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Low-Temperature Sublimation Separation

Many methods exist for removing radioactive materials from liquids, slurries, and sludges. Some methods use elevated temperatures to drive off the solvents and some use filtration or membrane separation to remove suspended particulates. Still others use sophisticated ion-specific exchange columns to separate solutes and solvents. Very little is known, however, about decontamination of radioactive liquid waste at low temperatures and pressures. Because freeze drying technology uses low temperatures and pressures to remove a solvent or volatile component from a frozen solution by sublimation (drying), it promises to show an intrinsically high separation possibility. NMT investigated the process to determine its effectiveness in decontamination of radioactive liquid waste. The resulting low temperature sublimation separation (LTSS) process proved to be an excellent method for separation of radioactive materials and will likely lead to applications throughout the nuclear industry. The process features

The vacuum sublimator shown in Figure 4 illustrates the LTSS process. Waste solution is introduced into the sublimation chamber, which contains the heat exchangers. Ice forms around the heat exchanger cold surfaces. Later, heat is applied to the heat exchanger to facilitate sublimation. The product chamber, which contains a condenser, collects sublimed (nonradioactive) water vapor and stores it as ice. Because the sublimation operates at very low pressures, the water molecules (and other volatile solvents) sublime continuously from the sample chamber ice surface and are transported to the condenser side and refrozen at the colder condenser surfaces.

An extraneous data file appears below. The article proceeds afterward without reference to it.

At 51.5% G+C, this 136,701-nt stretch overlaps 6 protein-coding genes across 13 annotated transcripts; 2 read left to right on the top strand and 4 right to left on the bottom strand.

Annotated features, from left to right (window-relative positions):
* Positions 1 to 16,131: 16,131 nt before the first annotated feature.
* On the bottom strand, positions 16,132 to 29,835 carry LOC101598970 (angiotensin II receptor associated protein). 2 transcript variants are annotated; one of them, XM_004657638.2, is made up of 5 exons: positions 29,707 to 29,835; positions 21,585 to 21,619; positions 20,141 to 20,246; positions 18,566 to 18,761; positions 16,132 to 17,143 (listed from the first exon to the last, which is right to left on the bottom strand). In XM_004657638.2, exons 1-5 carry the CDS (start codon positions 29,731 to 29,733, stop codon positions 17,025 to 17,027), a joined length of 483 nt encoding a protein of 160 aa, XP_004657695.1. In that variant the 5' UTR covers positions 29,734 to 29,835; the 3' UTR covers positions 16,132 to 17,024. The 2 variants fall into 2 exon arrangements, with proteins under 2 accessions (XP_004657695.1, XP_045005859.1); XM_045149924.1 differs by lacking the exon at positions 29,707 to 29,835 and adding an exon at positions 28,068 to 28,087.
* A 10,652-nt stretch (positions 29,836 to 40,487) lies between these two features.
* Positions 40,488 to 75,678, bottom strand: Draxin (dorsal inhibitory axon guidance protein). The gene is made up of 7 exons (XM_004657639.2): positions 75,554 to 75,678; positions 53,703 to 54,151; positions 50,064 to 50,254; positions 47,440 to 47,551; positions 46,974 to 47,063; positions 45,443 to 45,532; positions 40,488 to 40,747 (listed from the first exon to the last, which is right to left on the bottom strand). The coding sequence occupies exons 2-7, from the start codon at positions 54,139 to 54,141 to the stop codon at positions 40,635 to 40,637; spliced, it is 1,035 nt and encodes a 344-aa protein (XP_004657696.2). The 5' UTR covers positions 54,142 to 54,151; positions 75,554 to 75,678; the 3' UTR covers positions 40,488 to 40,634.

Figure 4. LTSS vacuum sublimator.

As heat is supplied to the frozen material for sublimation, the difference in temperature between the two chambers drives mass transport of the nonradioactive solvent from the sublimation chamber to the condenser. Steady state transport conditions are achieved by continuously supplying the heat of sublimation to the frozen solution in the sublimation chamber and continuously removing it at the condenser. This process of mass transport of condensable vapors between two condensing surfaces maintained at two different temperatures is best accomplished in the absence of noncondensing gases, such as air in this case. These noncondensing gases are initially pumped away from the chamber before starting the sublimation separation.

LTSS is the first application of the freeze drying process to consider the condensate itself the product, rather than the solid residue. This new twist has drawn the attention of several commercial manufacturers and developers to this work.

Experiments performed recently on uranium containing reactor water showed that decontamination factors of 6 x 107 were achievable. NMT work on depleted uranium containing 200 g of uranyl nitrate per liter yielded a condensate with uranium concentrations below the detection limits of sensitive analytical methods. Work is planned for other radioactive materials, including plutonium.

The LTSS process can be enhanced by other low-temperature methods such as freeze concentration and fractional precipitation, two concepts that are very closely related. Both involve separation of a solvent and solutes by lowering the solution temperature. Exactly which process occurs depends on the initial concentration of the solution. Freeze concentration occurs when a solution of relatively low concentration is cooled to its freezing point. As a solution cools, pure ice precipitates while the solution becomes more concentrated. Fractional precipitation refers to the same process when more than one solute is present in solution at high concentrations. In that case, if one solute is radioactive then it is possible to segregate the solutes.

Project contributors include Tom Blair, Nick Coppa, Eloy Cordova, Bobby Eustler, Rudy Fernandez, John Franklin, Ubaldo Gallegos, Ed Martinez, Jim McFarlan, Jim McHale, and Wilfred Romero.

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